Rand firmer as domestic political risk abates a little
The rand remains bolstered by a US-Mexico immigration agreement, while local data shows a rebound in manufacturing activity in April
The rand was firmer against major global currencies on Tuesday afternoon, at its best level in a week against the dollar, as market sentiment improved in the wake of an immigration agreement between the US and Mexico.
After being pummeled by poor GDP data and an ANC spat over the Reserve Bank last week, analysts said domestic political risks have also receded a little, and the rand could be in store for further gains.
At 2.45pm, the rand had gained 0.41% to R14.7663/$, 0.39% to R16.7062/€, and 0.3% to R18.7527/£. The benchmark R186 government bond had strengthened, with the yield falling five basis points to 8.355%. Bond yields move inversely to bond prices.
The rand is still about 33c, or 2.2%, weaker since its close on Monday June 3, the day before it emerged that SA’s economy contracted 3.2% in the first quarter. Later that same day, the rand came under pressure after ANC secretary-general Ace Magashule reiterated plans to alter the Reserve Bank’s mandate to include job creation.
Earlier on Tuesday, manufacturing data for April came in better than expected, growing 4.6% year on year, a positive sign of recovery in the first month of the second quarter.
Local political developments are also providing some support for the currency, with the ANC accepting the resignations of several MPs, including Bathabile Dlamini, who has been criticised for failing to ensure stability in the social grants distribution system.
This improved general sentiment a little, but the market was taking a more patient approach, and taking a more long-term view of government changes, said Mercato Financial Services analyst Nico du Plessis. Offshore factors remain the primary driver of the rand, he said.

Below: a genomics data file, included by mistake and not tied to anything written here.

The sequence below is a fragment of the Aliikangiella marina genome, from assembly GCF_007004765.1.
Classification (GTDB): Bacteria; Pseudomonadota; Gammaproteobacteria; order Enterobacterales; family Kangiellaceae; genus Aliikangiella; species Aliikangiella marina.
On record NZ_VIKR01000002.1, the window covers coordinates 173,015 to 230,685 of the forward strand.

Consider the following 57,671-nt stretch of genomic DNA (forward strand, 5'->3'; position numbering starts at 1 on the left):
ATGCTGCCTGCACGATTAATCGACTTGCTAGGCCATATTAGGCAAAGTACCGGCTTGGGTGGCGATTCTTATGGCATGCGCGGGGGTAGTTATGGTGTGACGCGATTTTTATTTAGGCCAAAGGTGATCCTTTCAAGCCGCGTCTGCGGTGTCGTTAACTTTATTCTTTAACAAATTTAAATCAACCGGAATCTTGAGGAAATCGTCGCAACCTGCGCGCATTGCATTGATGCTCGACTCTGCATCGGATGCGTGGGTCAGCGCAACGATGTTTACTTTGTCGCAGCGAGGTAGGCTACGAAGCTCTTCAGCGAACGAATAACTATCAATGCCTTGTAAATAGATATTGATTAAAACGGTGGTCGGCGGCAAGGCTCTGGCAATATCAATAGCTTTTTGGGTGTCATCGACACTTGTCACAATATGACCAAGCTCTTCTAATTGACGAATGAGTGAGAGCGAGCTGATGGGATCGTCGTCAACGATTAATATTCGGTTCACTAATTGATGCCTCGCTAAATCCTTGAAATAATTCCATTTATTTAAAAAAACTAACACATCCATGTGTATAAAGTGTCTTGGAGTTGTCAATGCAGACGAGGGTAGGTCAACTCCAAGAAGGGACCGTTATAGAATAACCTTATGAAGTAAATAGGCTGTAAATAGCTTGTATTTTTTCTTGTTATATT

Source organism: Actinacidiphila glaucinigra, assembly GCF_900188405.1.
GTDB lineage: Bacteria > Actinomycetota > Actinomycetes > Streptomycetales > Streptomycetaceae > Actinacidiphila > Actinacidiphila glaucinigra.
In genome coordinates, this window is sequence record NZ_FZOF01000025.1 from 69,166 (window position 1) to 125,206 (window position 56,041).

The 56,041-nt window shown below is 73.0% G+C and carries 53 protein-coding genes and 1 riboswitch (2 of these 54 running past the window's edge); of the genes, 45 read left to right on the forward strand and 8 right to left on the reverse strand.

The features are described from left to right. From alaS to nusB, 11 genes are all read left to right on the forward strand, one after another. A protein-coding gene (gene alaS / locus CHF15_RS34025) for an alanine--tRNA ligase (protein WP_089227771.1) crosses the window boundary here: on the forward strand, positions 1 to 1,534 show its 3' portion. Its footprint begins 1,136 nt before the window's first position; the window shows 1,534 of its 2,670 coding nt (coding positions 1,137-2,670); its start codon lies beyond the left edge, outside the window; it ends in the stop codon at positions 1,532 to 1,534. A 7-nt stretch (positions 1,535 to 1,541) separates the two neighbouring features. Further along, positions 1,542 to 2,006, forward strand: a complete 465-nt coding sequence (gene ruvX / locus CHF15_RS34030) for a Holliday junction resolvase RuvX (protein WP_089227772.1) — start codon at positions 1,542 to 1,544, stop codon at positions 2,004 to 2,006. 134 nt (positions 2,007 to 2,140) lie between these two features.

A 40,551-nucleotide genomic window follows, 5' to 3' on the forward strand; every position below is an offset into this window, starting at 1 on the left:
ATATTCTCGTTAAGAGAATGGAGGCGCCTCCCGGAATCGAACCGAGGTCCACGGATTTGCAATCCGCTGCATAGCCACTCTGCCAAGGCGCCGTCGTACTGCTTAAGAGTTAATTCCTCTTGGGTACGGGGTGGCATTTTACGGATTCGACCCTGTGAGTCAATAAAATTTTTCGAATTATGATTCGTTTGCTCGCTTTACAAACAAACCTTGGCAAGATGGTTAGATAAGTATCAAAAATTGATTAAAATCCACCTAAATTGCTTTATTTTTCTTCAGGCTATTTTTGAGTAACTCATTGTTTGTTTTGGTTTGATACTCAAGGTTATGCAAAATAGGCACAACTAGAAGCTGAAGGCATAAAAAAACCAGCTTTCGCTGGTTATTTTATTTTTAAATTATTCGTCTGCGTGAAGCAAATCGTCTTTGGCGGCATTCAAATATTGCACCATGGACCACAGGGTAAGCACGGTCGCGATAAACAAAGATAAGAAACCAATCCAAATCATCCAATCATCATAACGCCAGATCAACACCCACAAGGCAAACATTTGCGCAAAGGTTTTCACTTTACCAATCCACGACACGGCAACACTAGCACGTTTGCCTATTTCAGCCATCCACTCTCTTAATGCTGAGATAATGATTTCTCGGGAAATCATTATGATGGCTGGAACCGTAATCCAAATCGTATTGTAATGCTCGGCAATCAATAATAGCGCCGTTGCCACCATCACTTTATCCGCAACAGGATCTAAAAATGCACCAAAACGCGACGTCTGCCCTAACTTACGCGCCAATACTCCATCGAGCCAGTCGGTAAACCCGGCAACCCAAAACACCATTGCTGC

Markets are focusing a little less on domestic political developments and instead on positive economic data, said Monex Europe foreign exchange market analyst Simon Harvey in a note, although he added this could change should load-shedding resume or further ANC quarrels transpire.
“Pessimism may have peaked,” said Harvey, adding that the market may have overpriced risk towards the currency, which could strengthen significantly should President Cyril Ramaphosa announce reforms perceived as market-friendly.
Global focus remains on the US-China trade war, with US President Donald Trump saying on Monday that new tariffs would be levied immediately on China, should President Xi Jinping not attend a G20 meeting later this month.
Sentiment was also being supported by the prospect of loose monetary policy out of the US, Stephen Innes, managing partner at Vanguard Markets, said in a note, adding that although the US-Mexico issue has been resolved, people are left wondering if tariffs will soon be used again to pursue other White House agendas.